Spring has been playing “hide and seek” here in the Finger Lakes. Even though it’s only the first part of February, our temperatures are acting more like spring temperatures with daytime highs in the thirties and nighttime lows in the twenties. With only about one-quarter of our normal snowfall, the ground is bare which makes it seem like spring is just around the corner.
There’s plenty of water flowing out of Canandaigua Lake but the volume is not what it usually is at this time of year without the melting snow. The flow of water over the old ruins of the Oliver Phelps grist mill which was started in 1791 is rather tame for this time of year as it usually is “boiling” as it passes out of the raceway outlet. At one time around 1846, Normal C. Little owned and operated the mill as well as a store and this place became know as “Littleville” which is what the locals around Manchester-Shortsville, NY still call this place.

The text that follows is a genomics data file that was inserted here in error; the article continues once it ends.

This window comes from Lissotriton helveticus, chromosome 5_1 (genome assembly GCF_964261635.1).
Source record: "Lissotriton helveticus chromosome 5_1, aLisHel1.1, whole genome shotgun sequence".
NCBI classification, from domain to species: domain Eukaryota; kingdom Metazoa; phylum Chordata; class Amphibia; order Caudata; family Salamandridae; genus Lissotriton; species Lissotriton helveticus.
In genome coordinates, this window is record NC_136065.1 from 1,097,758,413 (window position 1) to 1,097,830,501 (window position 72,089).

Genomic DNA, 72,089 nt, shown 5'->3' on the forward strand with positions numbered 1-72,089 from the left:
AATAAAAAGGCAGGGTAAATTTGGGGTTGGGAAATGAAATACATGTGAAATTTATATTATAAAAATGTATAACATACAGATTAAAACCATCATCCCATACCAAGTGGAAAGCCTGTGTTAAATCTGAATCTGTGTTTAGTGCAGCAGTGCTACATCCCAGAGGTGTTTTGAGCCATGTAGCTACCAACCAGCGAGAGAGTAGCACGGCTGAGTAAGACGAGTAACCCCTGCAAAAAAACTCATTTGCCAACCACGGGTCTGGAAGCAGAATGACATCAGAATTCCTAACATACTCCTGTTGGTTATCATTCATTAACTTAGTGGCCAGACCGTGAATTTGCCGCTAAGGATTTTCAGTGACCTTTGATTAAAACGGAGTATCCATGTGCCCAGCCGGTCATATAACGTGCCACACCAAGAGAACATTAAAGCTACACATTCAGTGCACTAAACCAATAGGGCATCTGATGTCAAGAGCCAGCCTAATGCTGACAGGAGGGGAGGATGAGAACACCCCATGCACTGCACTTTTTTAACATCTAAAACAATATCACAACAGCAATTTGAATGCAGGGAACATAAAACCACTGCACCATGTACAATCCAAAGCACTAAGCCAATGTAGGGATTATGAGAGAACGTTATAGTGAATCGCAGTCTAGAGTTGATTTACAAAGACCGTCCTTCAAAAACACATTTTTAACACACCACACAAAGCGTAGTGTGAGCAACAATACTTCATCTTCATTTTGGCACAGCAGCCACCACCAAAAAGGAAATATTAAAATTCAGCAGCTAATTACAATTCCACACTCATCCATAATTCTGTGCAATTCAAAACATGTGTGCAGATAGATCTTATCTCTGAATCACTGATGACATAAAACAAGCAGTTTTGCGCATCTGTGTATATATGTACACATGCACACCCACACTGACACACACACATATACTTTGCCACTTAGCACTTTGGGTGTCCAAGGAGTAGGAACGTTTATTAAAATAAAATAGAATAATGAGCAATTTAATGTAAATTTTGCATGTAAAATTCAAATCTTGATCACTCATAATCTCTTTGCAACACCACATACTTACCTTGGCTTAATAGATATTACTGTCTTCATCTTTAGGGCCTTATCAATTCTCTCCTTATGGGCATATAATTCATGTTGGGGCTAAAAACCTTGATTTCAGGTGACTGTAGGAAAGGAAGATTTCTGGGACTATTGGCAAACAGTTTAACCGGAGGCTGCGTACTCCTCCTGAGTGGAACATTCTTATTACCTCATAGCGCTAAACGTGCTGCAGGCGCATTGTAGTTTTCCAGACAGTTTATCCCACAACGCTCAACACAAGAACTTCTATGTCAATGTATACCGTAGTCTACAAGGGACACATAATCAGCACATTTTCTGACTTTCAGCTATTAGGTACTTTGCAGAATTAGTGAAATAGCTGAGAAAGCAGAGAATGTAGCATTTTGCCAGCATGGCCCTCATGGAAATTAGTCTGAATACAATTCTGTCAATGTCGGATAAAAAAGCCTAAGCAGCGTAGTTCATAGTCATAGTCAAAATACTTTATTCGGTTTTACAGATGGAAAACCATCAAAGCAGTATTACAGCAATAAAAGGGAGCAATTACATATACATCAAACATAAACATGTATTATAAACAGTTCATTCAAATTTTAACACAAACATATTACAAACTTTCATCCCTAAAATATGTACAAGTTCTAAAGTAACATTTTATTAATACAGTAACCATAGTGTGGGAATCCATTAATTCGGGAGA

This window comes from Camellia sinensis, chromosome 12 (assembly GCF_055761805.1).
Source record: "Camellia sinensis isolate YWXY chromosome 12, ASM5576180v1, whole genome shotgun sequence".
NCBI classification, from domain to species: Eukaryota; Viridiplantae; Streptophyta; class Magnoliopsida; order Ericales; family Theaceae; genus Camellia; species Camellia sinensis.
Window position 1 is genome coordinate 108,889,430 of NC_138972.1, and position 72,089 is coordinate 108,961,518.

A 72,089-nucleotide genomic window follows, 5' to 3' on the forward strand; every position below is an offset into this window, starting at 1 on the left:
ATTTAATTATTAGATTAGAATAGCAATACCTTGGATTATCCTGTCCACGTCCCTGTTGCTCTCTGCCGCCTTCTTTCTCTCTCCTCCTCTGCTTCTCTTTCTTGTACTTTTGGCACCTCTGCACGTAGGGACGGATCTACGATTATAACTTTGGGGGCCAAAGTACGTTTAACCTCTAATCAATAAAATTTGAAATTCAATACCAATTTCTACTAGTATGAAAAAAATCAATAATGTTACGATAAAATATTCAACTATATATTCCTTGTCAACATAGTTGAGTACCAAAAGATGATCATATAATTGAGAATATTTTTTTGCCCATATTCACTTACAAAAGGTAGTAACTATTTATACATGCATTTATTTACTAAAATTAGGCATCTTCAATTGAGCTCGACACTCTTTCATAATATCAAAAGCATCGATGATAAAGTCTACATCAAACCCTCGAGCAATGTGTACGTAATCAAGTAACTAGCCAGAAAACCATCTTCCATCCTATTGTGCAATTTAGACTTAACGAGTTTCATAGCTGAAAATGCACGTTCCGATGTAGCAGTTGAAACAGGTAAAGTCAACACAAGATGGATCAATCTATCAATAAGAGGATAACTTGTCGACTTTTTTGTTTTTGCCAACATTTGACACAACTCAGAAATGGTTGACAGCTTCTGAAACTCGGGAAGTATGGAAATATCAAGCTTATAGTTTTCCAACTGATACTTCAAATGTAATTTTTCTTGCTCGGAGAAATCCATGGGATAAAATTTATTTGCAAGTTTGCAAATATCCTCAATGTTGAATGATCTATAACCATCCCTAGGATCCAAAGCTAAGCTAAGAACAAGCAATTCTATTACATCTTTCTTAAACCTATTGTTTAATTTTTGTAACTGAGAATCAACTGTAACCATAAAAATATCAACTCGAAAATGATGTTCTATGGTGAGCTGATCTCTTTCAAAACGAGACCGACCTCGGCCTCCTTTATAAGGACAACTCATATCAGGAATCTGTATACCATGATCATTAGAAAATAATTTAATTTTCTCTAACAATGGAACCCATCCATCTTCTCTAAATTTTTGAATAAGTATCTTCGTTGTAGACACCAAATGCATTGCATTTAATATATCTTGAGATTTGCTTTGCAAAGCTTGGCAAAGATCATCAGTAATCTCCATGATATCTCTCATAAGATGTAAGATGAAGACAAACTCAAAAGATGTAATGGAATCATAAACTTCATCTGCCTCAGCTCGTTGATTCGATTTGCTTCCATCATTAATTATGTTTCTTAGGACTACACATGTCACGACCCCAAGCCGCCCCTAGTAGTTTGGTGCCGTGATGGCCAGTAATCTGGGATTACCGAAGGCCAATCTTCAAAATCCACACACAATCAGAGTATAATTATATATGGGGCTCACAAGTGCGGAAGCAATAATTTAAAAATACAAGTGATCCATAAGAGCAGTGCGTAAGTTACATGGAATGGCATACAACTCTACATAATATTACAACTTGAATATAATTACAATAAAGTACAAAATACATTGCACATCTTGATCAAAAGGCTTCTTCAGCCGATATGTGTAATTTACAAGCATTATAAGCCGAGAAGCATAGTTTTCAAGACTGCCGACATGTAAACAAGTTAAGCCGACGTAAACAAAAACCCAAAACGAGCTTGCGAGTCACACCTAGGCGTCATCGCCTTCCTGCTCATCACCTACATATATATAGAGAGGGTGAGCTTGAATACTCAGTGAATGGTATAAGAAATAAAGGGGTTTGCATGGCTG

Downstream, the water passes over some rapids and creates some beautiful white splashes of water in contrast to the dark blue of the water. The night time temperatures are still quite cold, and the water freezes on the limbs and branches which have fallen into the outlet. Some of the branches look like “candles” that have been made just like the old hot wax dipped candles, but these have been formed by layers of freezing water.
The Canandaigua Outlet continues across Main Street in Shortsville. There one can see the ruins of an old manufacturing building along the stream. At some point in time, it too was perhaps powered by the flow of water.
The Finger Lakes railroad crosses the Canandaigua Lake outlet just a little further down the stream. The trestle looks a bit rusted and unsteady to me, but there are trains which pass very slowly across this trestle several times each week.